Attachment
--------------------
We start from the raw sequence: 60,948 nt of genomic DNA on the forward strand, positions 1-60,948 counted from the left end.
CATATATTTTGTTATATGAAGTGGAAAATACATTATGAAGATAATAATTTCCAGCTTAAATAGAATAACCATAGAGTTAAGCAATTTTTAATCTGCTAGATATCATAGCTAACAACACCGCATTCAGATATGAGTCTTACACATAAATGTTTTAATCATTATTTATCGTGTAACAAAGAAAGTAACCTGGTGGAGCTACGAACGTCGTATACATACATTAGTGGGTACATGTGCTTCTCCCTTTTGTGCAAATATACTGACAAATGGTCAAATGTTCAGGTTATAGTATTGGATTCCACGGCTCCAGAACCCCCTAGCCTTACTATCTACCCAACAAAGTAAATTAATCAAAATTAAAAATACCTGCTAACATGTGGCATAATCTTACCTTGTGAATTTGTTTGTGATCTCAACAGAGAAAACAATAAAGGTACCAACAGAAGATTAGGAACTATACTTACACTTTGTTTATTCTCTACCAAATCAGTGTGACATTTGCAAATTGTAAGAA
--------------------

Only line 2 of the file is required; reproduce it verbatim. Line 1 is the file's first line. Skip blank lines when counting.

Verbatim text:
CATATATTTTGTTATATGAAGTGGAAAATACATTATGAAGATAATAATTTCCAGCTTAAATAGAATAACCATAGAGTTAAGCAATTTTTAATCTGCTAGATATCATAGCTAACAACACCGCATTCAGATATGAGTCTTACACATAAATGTTTTAATCATTATTTATCGTGTAACAAAGAAAGTAACCTGGTGGAGCTACGAACGTCGTATACATACATTAGTGGGTACATGTGCTTCTCCCTTTTGTGCAAATATACTGACAAATGGTCAAATGTTCAGGTTATAGTATTGGATTCCACGGCTCCAGAACCCCCTAGCCTTACTATCTACCCAACAAAGTAAATTAATCAAAATTAAAAATACCTGCTAACATGTGGCATAATCTTACCTTGTGAATTTGTTTGTGATCTCAACAGAGAAAACAATAAAGGTACCAACAGAAGATTAGGAACTATACTTACACTTTGTTTATTCTCTACCAAATCAGTGTGACATTTGCAAATTGTAAGAA